Maharishi challenged the Board of Appeal’s decision with four pleas, respectively concerning Article 7(1)(a) and 75, 7(1)(b), 7(1)(c) and 7(3) of the CTM Regulation. The General Court swiftly rejected both OHIM’s remarks on (non) admissibility of the action and the applicant’s first plea. On the former, it found that the Board of Appeal, although allowing the appeal and remitting the case to the Examination Division, had upheld the examiner’s conclusions concerning the applicability of Article 7(1)(b) and (c), thus ruling unfavourably for the applicant, and that it had enlarged the relevant territory to all the member states of the European Union, with the exception of Bulgaria and Greece, thus affecting the applicant’s burden of proof in relation to Article 7(3). On the latter, the Court held that the contested decision was not based on Article 7(1)(a) of the CTM Regulation: the Board of Appeal’s evaluation of the expression “méditation transcendantale” as generic related only to the assessment of its descriptive and non-distinctive character.

The Court devoted its (non) transcendental meditation to the analysis of the third plea brought by the applicant, concerning the alleged infringement of Article 7(1)(c). This provision states that:

The following shall not be registered:

(c) trade marks which consist exclusively of signs or indications which may serve, in trade, to designate the kind, quality, quantity, intended purpose, value, geographical origin or the time of production of the goods or of rendering of the service, or other characteristics of the goods or service.
According to the General Court, this article “pursues an aim which is in the public interest, which consists of ensuring that descriptive signs relating to one or more characteristics of the goods or services in respect of which registration as a mark is sought may be freely used by all traders offering such goods or services”. A word sign falls within the scope of Article 7(1)(c) if at least one of its possible meanings allows “the public concerned immediately to perceive, without further thought, a description of the category of goods and services in question or one of their characteristics”.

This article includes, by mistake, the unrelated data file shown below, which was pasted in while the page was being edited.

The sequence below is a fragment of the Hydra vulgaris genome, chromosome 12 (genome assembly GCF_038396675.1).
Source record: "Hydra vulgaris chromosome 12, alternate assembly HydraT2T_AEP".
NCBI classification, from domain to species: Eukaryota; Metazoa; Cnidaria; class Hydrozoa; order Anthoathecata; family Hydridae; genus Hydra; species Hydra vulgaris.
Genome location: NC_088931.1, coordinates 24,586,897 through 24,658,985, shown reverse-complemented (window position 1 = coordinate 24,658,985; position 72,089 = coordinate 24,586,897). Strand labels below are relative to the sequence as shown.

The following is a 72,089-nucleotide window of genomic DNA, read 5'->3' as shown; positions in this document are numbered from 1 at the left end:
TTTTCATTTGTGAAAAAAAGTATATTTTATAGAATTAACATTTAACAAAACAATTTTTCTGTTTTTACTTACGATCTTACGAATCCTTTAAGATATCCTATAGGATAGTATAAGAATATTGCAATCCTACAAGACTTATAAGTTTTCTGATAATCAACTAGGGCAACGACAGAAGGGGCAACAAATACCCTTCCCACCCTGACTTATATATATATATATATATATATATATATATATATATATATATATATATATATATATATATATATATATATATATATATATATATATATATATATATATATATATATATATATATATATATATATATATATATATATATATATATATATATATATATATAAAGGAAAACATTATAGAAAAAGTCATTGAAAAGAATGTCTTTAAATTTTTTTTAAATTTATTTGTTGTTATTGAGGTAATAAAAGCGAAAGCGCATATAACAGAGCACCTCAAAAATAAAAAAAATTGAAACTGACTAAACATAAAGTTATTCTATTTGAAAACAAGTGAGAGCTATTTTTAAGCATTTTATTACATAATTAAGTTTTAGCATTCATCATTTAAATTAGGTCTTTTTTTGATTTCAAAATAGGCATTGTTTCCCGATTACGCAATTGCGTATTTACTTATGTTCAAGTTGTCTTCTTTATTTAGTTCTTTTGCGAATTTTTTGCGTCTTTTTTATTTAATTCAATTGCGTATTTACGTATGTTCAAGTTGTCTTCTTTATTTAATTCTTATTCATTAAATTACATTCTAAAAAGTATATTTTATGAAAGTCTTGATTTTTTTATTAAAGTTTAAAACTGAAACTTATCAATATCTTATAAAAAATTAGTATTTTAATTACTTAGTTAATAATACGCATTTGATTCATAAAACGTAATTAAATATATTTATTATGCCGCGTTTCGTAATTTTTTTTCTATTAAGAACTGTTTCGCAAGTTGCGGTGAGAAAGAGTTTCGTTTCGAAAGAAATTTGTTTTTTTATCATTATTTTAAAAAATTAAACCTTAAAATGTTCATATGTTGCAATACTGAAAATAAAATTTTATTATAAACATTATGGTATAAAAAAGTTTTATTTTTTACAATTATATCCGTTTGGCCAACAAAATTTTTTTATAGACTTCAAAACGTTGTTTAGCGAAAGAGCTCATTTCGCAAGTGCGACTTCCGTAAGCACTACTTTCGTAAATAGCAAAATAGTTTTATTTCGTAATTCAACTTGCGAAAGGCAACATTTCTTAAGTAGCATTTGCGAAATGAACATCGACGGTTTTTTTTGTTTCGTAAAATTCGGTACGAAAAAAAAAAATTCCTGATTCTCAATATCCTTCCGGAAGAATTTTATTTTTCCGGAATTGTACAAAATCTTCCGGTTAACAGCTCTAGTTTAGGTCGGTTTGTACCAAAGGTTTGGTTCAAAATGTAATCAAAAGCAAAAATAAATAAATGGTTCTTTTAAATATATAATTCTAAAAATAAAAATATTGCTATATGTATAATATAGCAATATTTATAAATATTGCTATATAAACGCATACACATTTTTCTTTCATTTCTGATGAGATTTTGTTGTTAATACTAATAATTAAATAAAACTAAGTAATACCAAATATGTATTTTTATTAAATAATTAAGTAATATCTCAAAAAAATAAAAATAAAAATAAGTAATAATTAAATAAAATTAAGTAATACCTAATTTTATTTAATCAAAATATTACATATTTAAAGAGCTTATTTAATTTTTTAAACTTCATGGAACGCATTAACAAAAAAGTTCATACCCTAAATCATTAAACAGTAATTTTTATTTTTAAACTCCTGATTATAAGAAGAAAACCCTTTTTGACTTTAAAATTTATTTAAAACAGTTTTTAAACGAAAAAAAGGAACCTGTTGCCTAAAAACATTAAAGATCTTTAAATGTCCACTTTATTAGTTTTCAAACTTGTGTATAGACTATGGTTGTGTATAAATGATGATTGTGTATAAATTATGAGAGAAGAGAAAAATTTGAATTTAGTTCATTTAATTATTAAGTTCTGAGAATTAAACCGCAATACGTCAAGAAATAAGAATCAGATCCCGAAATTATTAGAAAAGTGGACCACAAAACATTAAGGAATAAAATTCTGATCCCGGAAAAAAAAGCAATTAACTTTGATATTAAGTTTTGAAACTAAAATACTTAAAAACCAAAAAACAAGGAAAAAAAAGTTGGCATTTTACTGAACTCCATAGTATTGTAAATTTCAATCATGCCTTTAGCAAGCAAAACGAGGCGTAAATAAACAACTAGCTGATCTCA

Examining the applicant’s arguments, the Court firstly assessed the concepts of relevant consumer and territory, as adopted by the Board of Appeal. The inclusion of Luxembourg, as a country where French is one of the official languages, was obviously upheld. The enlargement of the concept of relevant consumer shared the same fate, as the judges recognised that the expression “MÉDITATION TRANSCENDANTALE”, although made up of two French words, could be understood by a consumer in the member states (with the exception of Greece and Bulgaria) who does not speak French, because of the closeness of that sign to its equivalent in other national languages:
“… while there are certain differences, both visually and with regard to pronunciation, between the words translated into the various languages referred to … those differences do not outweigh the fact that they have a common Latin stem. That is even more so where, as in the present case, an expression is made up of two long words, of at least four syllables each, in almost all the languages concerned. Furthermore, the question is whether the expression ‘méditation transcendantale’, rather than each of its two words considered separately, can be understood as being equivalent to the other expressions … However, taking those expressions into account in their entirety, the visual and phonetic differences that can affect either of their two words recede in favour of an overall resemblance that is strong or very strong.”